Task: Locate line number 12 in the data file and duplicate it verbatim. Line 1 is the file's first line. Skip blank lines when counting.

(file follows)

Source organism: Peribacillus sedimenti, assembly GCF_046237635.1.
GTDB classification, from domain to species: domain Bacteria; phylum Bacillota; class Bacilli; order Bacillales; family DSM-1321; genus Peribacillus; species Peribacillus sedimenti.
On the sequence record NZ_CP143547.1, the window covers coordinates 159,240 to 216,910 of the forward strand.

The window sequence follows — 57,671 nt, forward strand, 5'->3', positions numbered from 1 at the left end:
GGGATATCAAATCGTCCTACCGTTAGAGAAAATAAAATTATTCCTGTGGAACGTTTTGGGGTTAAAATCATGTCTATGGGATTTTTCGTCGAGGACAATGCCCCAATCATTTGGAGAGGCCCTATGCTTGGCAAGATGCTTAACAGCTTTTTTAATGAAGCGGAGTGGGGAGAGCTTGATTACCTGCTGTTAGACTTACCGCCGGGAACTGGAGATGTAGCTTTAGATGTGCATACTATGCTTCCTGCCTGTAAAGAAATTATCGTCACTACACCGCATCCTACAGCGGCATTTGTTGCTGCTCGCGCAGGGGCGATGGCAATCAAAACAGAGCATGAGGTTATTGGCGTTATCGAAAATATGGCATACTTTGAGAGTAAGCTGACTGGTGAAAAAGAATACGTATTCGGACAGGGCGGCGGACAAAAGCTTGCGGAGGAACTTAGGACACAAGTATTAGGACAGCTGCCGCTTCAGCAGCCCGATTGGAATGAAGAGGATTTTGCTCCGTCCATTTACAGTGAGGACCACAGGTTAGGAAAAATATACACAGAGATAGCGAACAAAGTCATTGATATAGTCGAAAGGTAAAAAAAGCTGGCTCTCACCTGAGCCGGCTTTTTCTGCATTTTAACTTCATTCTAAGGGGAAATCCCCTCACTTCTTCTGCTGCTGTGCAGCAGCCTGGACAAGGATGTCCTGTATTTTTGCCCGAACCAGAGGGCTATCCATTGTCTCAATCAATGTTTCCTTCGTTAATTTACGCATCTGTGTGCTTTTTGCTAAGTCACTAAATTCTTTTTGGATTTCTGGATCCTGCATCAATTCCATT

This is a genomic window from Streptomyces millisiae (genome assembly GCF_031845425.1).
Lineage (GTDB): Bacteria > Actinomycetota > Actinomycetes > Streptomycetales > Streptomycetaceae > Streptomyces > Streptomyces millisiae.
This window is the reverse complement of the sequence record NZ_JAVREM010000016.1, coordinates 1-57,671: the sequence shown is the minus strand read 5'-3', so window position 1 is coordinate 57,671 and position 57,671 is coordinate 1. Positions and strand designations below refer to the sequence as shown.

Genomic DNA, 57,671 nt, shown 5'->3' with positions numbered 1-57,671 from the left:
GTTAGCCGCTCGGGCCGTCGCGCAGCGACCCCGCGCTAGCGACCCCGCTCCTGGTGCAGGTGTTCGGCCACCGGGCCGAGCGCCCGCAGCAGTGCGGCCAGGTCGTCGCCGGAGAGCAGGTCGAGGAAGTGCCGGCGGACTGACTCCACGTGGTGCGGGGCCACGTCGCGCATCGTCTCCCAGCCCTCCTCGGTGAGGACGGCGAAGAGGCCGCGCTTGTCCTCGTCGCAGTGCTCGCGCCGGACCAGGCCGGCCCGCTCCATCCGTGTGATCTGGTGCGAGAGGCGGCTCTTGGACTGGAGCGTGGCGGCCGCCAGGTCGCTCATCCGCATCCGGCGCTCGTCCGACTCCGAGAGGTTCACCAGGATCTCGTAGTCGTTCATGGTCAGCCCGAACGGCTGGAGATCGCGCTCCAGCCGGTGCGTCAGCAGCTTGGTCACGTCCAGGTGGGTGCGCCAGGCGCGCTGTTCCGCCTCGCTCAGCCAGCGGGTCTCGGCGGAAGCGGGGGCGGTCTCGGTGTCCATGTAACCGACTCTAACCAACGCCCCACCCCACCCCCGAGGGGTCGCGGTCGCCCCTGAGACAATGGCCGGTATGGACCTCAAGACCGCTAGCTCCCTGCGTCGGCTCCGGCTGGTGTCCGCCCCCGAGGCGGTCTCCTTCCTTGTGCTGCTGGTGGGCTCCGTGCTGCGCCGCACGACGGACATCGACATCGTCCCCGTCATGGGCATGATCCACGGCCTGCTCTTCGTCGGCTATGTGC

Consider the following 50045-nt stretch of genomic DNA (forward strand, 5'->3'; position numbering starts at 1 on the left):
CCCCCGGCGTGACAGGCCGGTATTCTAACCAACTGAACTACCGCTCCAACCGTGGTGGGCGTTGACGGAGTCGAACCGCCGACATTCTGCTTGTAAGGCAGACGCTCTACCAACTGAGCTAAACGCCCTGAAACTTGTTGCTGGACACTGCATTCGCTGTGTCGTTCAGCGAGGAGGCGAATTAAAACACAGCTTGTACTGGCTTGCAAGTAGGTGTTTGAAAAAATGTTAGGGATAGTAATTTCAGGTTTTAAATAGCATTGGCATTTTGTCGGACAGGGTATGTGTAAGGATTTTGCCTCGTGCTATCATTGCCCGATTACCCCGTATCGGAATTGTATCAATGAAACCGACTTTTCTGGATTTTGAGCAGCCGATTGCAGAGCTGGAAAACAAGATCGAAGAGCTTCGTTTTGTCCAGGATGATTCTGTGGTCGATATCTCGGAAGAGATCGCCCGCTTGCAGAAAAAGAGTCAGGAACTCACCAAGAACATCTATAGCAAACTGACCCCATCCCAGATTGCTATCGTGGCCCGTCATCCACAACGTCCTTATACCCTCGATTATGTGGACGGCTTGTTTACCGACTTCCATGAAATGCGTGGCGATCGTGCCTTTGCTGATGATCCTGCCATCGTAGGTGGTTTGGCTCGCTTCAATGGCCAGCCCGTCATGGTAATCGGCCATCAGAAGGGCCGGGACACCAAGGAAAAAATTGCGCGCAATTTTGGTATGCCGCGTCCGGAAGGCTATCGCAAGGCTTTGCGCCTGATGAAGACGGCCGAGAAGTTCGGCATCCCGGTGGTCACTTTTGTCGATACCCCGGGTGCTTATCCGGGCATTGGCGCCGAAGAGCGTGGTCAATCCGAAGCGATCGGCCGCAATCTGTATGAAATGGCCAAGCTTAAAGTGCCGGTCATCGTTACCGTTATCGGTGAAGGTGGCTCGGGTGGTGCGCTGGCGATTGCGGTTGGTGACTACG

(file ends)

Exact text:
CCCCCGGCGTGACAGGCCGGTATTCTAACCAACTGAACTACCGCTCCAACCGTGGTGGGCGTTGACGGAGTCGAACCGCCGACATTCTGCTTGTAAGGCAGACGCTCTACCAACTGAGCTAAACGCCCTGAAACTTGTTGCTGGACACTGCATTCGCTGTGTCGTTCAGCGAGGAGGCGAATTAAAACACAGCTTGTACTGGCTTGCAAGTAGGTGTTTGAAAAAATGTTAGGGATAGTAATTTCAGGTTTTAAATAGCATTGGCATTTTGTCGGACAGGGTATGTGTAAGGATTTTGCCTCGTGCTATCATTGCCCGATTACCCCGTATCGGAATTGTATCAATGAAACCGACTTTTCTGGATTTTGAGCAGCCGATTGCAGAGCTGGAAAACAAGATCGAAGAGCTTCGTTTTGTCCAGGATGATTCTGTGGTCGATATCTCGGAAGAGATCGCCCGCTTGCAGAAAAAGAGTCAGGAACTCACCAAGAACATCTATAGCAAACTGACCCCATCCCAGATTGCTATCGTGGCCCGTCATCCACAACGTCCTTATACCCTCGATTATGTGGACGGCTTGTTTACCGACTTCCATGAAATGCGTGGCGATCGTGCCTTTGCTGATGATCCTGCCATCGTAGGTGGTTTGGCTCGCTTCAATGGCCAGCCCGTCATGGTAATCGGCCATCAGAAGGGCCGGGACACCAAGGAAAAAATTGCGCGCAATTTTGGTATGCCGCGTCCGGAAGGCTATCGCAAGGCTTTGCGCCTGATGAAGACGGCCGAGAAGTTCGGCATCCCGGTGGTCACTTTTGTCGATACCCCGGGTGCTTATCCGGGCATTGGCGCCGAAGAGCGTGGTCAATCCGAAGCGATCGGCCGCAATCTGTATGAAATGGCCAAGCTTAAAGTGCCGGTCATCGTTACCGTTATCGGTGAAGGTGGCTCGGGTGGTGCGCTGGCGATTGCGGTTGGTGACTACG